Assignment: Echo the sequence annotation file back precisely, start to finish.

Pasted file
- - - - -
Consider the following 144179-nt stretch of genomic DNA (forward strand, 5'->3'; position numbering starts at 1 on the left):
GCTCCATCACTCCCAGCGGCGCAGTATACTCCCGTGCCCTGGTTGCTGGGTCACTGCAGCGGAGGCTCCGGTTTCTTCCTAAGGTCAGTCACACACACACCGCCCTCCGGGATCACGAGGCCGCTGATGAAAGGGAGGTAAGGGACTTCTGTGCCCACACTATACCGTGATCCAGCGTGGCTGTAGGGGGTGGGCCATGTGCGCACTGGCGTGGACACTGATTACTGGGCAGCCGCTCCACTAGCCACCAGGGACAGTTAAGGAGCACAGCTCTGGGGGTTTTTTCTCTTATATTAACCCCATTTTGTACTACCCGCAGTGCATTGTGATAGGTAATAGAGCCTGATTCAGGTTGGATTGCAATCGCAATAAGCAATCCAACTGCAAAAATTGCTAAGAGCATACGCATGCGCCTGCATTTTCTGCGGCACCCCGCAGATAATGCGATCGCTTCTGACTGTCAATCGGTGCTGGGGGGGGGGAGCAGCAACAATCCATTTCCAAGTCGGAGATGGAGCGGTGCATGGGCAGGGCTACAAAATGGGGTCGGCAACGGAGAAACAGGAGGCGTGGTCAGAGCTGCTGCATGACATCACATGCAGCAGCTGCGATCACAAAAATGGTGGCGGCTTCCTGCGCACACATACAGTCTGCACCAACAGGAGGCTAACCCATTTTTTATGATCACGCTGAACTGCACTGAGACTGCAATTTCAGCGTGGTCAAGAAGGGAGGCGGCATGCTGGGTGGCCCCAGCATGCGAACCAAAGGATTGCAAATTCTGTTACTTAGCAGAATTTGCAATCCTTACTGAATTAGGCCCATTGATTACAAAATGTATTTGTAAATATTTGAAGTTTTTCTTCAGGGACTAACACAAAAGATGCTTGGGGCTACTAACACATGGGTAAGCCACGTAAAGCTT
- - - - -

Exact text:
Consider the following 144179-nt stretch of genomic DNA (forward strand, 5'->3'; position numbering starts at 1 on the left):
GCTCCATCACTCCCAGCGGCGCAGTATACTCCCGTGCCCTGGTTGCTGGGTCACTGCAGCGGAGGCTCCGGTTTCTTCCTAAGGTCAGTCACACACACACCGCCCTCCGGGATCACGAGGCCGCTGATGAAAGGGAGGTAAGGGACTTCTGTGCCCACACTATACCGTGATCCAGCGTGGCTGTAGGGGGTGGGCCATGTGCGCACTGGCGTGGACACTGATTACTGGGCAGCCGCTCCACTAGCCACCAGGGACAGTTAAGGAGCACAGCTCTGGGGGTTTTTTCTCTTATATTAACCCCATTTTGTACTACCCGCAGTGCATTGTGATAGGTAATAGAGCCTGATTCAGGTTGGATTGCAATCGCAATAAGCAATCCAACTGCAAAAATTGCTAAGAGCATACGCATGCGCCTGCATTTTCTGCGGCACCCCGCAGATAATGCGATCGCTTCTGACTGTCAATCGGTGCTGGGGGGGGGGAGCAGCAACAATCCATTTCCAAGTCGGAGATGGAGCGGTGCATGGGCAGGGCTACAAAATGGGGTCGGCAACGGAGAAACAGGAGGCGTGGTCAGAGCTGCTGCATGACATCACATGCAGCAGCTGCGATCACAAAAATGGTGGCGGCTTCCTGCGCACACATACAGTCTGCACCAACAGGAGGCTAACCCATTTTTTATGATCACGCTGAACTGCACTGAGACTGCAATTTCAGCGTGGTCAAGAAGGGAGGCGGCATGCTGGGTGGCCCCAGCATGCGAACCAAAGGATTGCAAATTCTGTTACTTAGCAGAATTTGCAATCCTTACTGAATTAGGCCCATTGATTACAAAATGTATTTGTAAATATTTGAAGTTTTTCTTCAGGGACTAACACAAAAGATGCTTGGGGCTACTAACACATGGGTAAGCCACGTAAAGCTT